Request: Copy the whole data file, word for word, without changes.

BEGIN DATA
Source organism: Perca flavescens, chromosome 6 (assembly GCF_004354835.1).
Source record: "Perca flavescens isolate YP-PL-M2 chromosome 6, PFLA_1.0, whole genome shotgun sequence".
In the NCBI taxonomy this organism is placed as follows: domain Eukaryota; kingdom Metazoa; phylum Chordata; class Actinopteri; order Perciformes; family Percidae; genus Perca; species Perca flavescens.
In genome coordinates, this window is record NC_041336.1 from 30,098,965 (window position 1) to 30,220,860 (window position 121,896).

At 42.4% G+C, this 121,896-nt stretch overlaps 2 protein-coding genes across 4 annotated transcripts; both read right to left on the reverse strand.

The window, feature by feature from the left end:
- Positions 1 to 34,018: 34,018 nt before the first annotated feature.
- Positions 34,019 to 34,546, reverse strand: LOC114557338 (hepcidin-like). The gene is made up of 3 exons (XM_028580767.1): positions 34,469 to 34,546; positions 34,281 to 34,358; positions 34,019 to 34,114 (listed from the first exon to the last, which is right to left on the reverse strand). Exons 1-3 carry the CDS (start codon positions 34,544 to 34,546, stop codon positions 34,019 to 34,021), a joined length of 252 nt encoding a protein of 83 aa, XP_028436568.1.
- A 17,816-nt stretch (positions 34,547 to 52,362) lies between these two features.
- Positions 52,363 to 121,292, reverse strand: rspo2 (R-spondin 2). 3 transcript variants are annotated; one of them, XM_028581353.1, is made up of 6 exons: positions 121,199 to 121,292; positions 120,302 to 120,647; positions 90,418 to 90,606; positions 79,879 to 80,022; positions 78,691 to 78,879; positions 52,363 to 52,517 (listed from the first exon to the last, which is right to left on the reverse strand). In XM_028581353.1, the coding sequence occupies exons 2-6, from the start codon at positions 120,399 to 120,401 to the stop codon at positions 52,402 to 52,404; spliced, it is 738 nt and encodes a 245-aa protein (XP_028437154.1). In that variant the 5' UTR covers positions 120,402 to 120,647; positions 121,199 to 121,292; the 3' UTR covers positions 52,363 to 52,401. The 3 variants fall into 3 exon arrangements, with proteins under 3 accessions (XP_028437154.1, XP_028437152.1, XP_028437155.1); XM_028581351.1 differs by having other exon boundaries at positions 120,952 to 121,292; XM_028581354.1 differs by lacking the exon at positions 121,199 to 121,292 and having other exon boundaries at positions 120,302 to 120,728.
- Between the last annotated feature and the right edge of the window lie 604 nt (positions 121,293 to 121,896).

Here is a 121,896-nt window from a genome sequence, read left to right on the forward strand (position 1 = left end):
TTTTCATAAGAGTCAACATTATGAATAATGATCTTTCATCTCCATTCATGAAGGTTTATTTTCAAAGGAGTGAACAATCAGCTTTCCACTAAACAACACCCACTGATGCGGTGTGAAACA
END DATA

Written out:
Source organism: Perca flavescens, chromosome 6 (assembly GCF_004354835.1).
Source record: "Perca flavescens isolate YP-PL-M2 chromosome 6, PFLA_1.0, whole genome shotgun sequence".
In the NCBI taxonomy this organism is placed as follows: domain Eukaryota; kingdom Metazoa; phylum Chordata; class Actinopteri; order Perciformes; family Percidae; genus Perca; species Perca flavescens.
In genome coordinates, this window is record NC_041336.1 from 30,098,965 (window position 1) to 30,220,860 (window position 121,896).

At 42.4% G+C, this 121,896-nt stretch overlaps 2 protein-coding genes across 4 annotated transcripts; both read right to left on the reverse strand.

The window, feature by feature from the left end:
- Positions 1 to 34,018: 34,018 nt before the first annotated feature.
- Positions 34,019 to 34,546, reverse strand: LOC114557338 (hepcidin-like). The gene is made up of 3 exons (XM_028580767.1): positions 34,469 to 34,546; positions 34,281 to 34,358; positions 34,019 to 34,114 (listed from the first exon to the last, which is right to left on the reverse strand). Exons 1-3 carry the CDS (start codon positions 34,544 to 34,546, stop codon positions 34,019 to 34,021), a joined length of 252 nt encoding a protein of 83 aa, XP_028436568.1.
- A 17,816-nt stretch (positions 34,547 to 52,362) lies between these two features.
- Positions 52,363 to 121,292, reverse strand: rspo2 (R-spondin 2). 3 transcript variants are annotated; one of them, XM_028581353.1, is made up of 6 exons: positions 121,199 to 121,292; positions 120,302 to 120,647; positions 90,418 to 90,606; positions 79,879 to 80,022; positions 78,691 to 78,879; positions 52,363 to 52,517 (listed from the first exon to the last, which is right to left on the reverse strand). In XM_028581353.1, the coding sequence occupies exons 2-6, from the start codon at positions 120,399 to 120,401 to the stop codon at positions 52,402 to 52,404; spliced, it is 738 nt and encodes a 245-aa protein (XP_028437154.1). In that variant the 5' UTR covers positions 120,402 to 120,647; positions 121,199 to 121,292; the 3' UTR covers positions 52,363 to 52,401. The 3 variants fall into 3 exon arrangements, with proteins under 3 accessions (XP_028437154.1, XP_028437152.1, XP_028437155.1); XM_028581351.1 differs by having other exon boundaries at positions 120,952 to 121,292; XM_028581354.1 differs by lacking the exon at positions 121,199 to 121,292 and having other exon boundaries at positions 120,302 to 120,728.
- Between the last annotated feature and the right edge of the window lie 604 nt (positions 121,293 to 121,896).

Here is a 121,896-nt window from a genome sequence, read left to right on the forward strand (position 1 = left end):
TTTTCATAAGAGTCAACATTATGAATAATGATCTTTCATCTCCATTCATGAAGGTTTATTTTCAAAGGAGTGAACAATCAGCTTTCCACTAAACAACACCCACTGATGCGGTGTGAAACA